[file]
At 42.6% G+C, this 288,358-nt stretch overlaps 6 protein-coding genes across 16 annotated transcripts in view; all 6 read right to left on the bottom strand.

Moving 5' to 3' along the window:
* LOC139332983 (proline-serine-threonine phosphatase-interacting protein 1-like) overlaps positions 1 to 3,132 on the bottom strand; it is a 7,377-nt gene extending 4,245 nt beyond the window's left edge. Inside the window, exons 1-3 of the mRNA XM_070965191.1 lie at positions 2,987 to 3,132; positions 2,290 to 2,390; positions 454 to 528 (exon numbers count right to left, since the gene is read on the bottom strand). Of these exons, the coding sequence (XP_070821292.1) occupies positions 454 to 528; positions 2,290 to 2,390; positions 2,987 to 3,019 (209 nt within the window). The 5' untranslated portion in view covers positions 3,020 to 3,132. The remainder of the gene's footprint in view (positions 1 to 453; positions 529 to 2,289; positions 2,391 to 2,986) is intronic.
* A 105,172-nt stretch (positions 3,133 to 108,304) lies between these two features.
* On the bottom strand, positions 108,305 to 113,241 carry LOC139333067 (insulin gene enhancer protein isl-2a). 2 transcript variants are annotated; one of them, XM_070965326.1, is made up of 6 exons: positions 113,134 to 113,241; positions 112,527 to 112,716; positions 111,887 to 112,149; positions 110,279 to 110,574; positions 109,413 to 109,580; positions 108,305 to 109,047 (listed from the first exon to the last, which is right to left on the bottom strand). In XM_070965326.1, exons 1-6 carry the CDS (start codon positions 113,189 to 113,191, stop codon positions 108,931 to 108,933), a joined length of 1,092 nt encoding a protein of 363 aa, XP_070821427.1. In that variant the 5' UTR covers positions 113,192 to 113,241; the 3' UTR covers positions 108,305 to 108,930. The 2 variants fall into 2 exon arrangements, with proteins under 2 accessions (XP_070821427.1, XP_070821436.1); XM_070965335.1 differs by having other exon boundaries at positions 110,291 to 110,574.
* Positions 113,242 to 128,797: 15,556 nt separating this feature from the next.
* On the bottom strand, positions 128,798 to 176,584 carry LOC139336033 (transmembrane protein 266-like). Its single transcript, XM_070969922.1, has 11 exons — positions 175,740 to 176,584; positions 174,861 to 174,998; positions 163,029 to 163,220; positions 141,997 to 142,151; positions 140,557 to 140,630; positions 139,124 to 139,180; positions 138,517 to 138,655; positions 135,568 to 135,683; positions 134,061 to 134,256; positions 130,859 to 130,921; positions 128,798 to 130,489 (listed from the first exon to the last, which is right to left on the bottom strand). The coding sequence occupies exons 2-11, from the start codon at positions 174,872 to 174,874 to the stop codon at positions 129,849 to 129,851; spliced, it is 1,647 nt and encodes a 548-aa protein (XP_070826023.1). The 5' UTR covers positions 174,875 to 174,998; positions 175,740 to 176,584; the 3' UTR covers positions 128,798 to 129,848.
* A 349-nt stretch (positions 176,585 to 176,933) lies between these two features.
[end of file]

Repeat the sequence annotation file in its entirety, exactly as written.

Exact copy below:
At 42.6% G+C, this 288,358-nt stretch overlaps 6 protein-coding genes across 16 annotated transcripts in view; all 6 read right to left on the bottom strand.

Moving 5' to 3' along the window:
* LOC139332983 (proline-serine-threonine phosphatase-interacting protein 1-like) overlaps positions 1 to 3,132 on the bottom strand; it is a 7,377-nt gene extending 4,245 nt beyond the window's left edge. Inside the window, exons 1-3 of the mRNA XM_070965191.1 lie at positions 2,987 to 3,132; positions 2,290 to 2,390; positions 454 to 528 (exon numbers count right to left, since the gene is read on the bottom strand). Of these exons, the coding sequence (XP_070821292.1) occupies positions 454 to 528; positions 2,290 to 2,390; positions 2,987 to 3,019 (209 nt within the window). The 5' untranslated portion in view covers positions 3,020 to 3,132. The remainder of the gene's footprint in view (positions 1 to 453; positions 529 to 2,289; positions 2,391 to 2,986) is intronic.
* A 105,172-nt stretch (positions 3,133 to 108,304) lies between these two features.
* On the bottom strand, positions 108,305 to 113,241 carry LOC139333067 (insulin gene enhancer protein isl-2a). 2 transcript variants are annotated; one of them, XM_070965326.1, is made up of 6 exons: positions 113,134 to 113,241; positions 112,527 to 112,716; positions 111,887 to 112,149; positions 110,279 to 110,574; positions 109,413 to 109,580; positions 108,305 to 109,047 (listed from the first exon to the last, which is right to left on the bottom strand). In XM_070965326.1, exons 1-6 carry the CDS (start codon positions 113,189 to 113,191, stop codon positions 108,931 to 108,933), a joined length of 1,092 nt encoding a protein of 363 aa, XP_070821427.1. In that variant the 5' UTR covers positions 113,192 to 113,241; the 3' UTR covers positions 108,305 to 108,930. The 2 variants fall into 2 exon arrangements, with proteins under 2 accessions (XP_070821427.1, XP_070821436.1); XM_070965335.1 differs by having other exon boundaries at positions 110,291 to 110,574.
* Positions 113,242 to 128,797: 15,556 nt separating this feature from the next.
* On the bottom strand, positions 128,798 to 176,584 carry LOC139336033 (transmembrane protein 266-like). Its single transcript, XM_070969922.1, has 11 exons — positions 175,740 to 176,584; positions 174,861 to 174,998; positions 163,029 to 163,220; positions 141,997 to 142,151; positions 140,557 to 140,630; positions 139,124 to 139,180; positions 138,517 to 138,655; positions 135,568 to 135,683; positions 134,061 to 134,256; positions 130,859 to 130,921; positions 128,798 to 130,489 (listed from the first exon to the last, which is right to left on the bottom strand). The coding sequence occupies exons 2-11, from the start codon at positions 174,872 to 174,874 to the stop codon at positions 129,849 to 129,851; spliced, it is 1,647 nt and encodes a 548-aa protein (XP_070826023.1). The 5' UTR covers positions 174,875 to 174,998; positions 175,740 to 176,584; the 3' UTR covers positions 128,798 to 129,848.
* A 349-nt stretch (positions 176,585 to 176,933) lies between these two features.